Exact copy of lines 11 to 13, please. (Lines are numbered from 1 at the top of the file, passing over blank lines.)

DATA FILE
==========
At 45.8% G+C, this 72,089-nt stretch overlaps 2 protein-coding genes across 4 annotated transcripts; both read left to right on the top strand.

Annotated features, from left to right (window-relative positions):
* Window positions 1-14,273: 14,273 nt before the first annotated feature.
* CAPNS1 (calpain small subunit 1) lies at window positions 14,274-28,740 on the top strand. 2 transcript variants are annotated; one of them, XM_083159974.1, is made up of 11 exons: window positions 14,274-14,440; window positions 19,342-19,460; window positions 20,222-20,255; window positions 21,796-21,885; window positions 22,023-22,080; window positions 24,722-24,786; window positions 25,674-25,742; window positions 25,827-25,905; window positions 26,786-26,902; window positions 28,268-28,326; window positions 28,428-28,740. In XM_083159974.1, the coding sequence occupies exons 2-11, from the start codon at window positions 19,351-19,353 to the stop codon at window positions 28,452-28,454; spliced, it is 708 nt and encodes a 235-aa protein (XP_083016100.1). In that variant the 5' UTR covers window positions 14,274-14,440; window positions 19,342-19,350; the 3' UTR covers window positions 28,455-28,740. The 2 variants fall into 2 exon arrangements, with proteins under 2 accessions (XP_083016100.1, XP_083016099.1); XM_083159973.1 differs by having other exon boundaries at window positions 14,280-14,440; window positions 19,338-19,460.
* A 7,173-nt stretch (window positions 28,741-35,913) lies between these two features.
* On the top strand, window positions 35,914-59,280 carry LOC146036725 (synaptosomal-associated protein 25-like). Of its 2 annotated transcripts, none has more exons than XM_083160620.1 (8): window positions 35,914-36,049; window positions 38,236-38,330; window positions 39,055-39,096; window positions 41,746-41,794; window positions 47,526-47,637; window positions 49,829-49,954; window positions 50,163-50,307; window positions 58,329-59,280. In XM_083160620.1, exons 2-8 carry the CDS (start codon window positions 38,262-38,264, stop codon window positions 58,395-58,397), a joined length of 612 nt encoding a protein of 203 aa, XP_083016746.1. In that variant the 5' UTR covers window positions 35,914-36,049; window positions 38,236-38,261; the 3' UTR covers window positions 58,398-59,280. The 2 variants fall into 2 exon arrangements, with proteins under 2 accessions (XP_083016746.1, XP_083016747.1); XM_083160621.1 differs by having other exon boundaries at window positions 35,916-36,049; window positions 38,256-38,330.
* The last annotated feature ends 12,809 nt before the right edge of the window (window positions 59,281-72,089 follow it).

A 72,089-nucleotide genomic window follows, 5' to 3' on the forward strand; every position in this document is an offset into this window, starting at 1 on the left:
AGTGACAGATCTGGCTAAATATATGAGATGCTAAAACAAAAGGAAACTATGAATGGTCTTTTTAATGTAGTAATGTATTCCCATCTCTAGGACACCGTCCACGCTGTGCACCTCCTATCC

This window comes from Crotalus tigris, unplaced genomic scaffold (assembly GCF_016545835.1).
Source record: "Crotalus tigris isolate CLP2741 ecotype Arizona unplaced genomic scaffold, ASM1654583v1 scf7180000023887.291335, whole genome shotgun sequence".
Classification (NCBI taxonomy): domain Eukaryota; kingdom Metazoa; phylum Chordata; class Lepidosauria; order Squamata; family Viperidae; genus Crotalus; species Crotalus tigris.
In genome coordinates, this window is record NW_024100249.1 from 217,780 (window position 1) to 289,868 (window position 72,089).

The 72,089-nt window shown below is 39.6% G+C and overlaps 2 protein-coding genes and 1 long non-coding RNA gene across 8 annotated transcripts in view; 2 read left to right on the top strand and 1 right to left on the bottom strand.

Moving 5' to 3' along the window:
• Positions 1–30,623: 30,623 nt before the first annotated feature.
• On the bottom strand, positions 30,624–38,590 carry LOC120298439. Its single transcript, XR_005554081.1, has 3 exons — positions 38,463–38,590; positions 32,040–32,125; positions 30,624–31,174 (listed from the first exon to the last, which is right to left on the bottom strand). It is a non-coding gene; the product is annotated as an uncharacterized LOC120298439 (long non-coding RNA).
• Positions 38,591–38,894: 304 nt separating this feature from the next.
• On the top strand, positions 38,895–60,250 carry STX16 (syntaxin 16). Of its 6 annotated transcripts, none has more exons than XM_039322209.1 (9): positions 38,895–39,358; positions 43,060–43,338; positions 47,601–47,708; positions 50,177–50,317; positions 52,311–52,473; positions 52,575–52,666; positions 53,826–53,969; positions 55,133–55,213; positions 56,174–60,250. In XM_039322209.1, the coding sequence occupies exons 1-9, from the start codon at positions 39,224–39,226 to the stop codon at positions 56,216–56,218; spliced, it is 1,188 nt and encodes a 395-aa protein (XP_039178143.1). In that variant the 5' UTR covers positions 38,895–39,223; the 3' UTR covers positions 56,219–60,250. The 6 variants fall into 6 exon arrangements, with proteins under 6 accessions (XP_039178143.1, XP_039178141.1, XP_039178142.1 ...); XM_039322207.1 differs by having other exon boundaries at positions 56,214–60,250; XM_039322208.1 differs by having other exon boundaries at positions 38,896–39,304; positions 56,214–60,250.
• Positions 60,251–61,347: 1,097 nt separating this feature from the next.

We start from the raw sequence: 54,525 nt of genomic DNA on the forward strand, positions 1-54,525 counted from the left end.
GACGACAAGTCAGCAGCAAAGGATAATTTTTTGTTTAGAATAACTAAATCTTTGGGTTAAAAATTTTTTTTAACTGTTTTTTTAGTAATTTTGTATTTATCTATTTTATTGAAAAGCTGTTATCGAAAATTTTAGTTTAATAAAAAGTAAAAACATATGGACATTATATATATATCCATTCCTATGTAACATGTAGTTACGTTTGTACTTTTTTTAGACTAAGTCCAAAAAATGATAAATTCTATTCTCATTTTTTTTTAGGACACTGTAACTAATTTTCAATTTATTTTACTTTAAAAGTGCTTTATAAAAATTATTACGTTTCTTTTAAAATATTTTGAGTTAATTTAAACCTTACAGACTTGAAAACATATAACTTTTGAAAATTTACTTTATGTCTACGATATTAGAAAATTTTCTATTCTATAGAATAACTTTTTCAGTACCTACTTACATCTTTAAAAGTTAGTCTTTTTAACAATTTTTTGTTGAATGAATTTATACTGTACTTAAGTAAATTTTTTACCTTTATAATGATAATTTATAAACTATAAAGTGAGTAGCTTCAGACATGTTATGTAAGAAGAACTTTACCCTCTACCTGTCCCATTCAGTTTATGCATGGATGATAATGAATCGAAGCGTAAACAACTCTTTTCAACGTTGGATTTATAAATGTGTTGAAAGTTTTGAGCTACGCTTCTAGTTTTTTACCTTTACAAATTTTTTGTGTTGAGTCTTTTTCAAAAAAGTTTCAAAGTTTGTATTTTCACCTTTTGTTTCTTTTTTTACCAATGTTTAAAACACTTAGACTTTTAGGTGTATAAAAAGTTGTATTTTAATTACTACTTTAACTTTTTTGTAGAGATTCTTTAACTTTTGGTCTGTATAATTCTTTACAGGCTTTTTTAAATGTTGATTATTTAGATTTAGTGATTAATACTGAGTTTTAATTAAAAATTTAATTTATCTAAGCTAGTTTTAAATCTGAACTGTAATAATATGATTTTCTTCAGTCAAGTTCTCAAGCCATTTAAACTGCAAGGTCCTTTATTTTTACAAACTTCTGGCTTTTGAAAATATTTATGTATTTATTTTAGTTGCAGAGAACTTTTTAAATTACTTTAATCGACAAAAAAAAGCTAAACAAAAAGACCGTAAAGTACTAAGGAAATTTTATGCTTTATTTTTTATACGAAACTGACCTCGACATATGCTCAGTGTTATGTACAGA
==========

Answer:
Source record: "Crotalus tigris isolate CLP2741 ecotype Arizona unplaced genomic scaffold, ASM1654583v1 scf7180000023887.291335, whole genome shotgun sequence".
Classification (NCBI taxonomy): domain Eukaryota; kingdom Metazoa; phylum Chordata; class Lepidosauria; order Squamata; family Viperidae; genus Crotalus; species Crotalus tigris.
In genome coordinates, this window is record NW_024100249.1 from 217,780 (window position 1) to 289,868 (window position 72,089).